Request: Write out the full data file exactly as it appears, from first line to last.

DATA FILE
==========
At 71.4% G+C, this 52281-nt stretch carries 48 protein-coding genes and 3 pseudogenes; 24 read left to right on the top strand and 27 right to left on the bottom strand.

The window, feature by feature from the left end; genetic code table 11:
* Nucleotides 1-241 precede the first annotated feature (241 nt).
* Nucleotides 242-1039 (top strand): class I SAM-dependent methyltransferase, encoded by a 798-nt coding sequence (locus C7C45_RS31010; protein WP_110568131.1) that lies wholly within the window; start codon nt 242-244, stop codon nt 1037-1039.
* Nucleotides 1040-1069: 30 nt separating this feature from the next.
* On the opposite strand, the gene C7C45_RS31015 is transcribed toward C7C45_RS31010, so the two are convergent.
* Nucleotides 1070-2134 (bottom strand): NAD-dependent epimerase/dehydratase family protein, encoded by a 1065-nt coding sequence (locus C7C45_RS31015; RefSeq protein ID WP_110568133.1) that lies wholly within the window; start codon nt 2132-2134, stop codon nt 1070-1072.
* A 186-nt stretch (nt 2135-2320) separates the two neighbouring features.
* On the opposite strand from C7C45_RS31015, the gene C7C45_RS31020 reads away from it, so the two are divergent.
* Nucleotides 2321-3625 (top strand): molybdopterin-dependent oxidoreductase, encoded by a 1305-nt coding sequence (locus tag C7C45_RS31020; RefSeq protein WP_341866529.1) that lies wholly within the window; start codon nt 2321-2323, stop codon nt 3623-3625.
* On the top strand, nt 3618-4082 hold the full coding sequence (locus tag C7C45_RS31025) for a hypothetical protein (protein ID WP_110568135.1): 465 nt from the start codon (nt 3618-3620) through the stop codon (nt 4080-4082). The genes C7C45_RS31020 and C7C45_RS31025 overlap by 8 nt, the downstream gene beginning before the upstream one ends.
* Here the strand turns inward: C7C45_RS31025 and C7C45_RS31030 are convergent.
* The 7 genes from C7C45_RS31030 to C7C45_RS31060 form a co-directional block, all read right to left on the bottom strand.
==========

At 71.4% G+C, this 52281-nt stretch carries 48 protein-coding genes and 3 pseudogenes; 24 read left to right on the top strand and 27 right to left on the bottom strand.

The window, feature by feature from the left end; genetic code table 11:
* Nucleotides 1-241 precede the first annotated feature (241 nt).
* Nucleotides 242-1039 (top strand): class I SAM-dependent methyltransferase, encoded by a 798-nt coding sequence (locus C7C45_RS31010; protein WP_110568131.1) that lies wholly within the window; start codon nt 242-244, stop codon nt 1037-1039.
* Nucleotides 1040-1069: 30 nt separating this feature from the next.
* On the opposite strand, the gene C7C45_RS31015 is transcribed toward C7C45_RS31010, so the two are convergent.
* Nucleotides 1070-2134 (bottom strand): NAD-dependent epimerase/dehydratase family protein, encoded by a 1065-nt coding sequence (locus C7C45_RS31015; RefSeq protein ID WP_110568133.1) that lies wholly within the window; start codon nt 2132-2134, stop codon nt 1070-1072.
* A 186-nt stretch (nt 2135-2320) separates the two neighbouring features.
* On the opposite strand from C7C45_RS31015, the gene C7C45_RS31020 reads away from it, so the two are divergent.
* Nucleotides 2321-3625 (top strand): molybdopterin-dependent oxidoreductase, encoded by a 1305-nt coding sequence (locus tag C7C45_RS31020; RefSeq protein WP_341866529.1) that lies wholly within the window; start codon nt 2321-2323, stop codon nt 3623-3625.
* On the top strand, nt 3618-4082 hold the full coding sequence (locus tag C7C45_RS31025) for a hypothetical protein (protein ID WP_110568135.1): 465 nt from the start codon (nt 3618-3620) through the stop codon (nt 4080-4082). The genes C7C45_RS31020 and C7C45_RS31025 overlap by 8 nt, the downstream gene beginning before the upstream one ends.
* Here the strand turns inward: C7C45_RS31025 and C7C45_RS31030 are convergent.
* The 7 genes from C7C45_RS31030 to C7C45_RS31060 form a co-directional block, all read right to left on the bottom strand.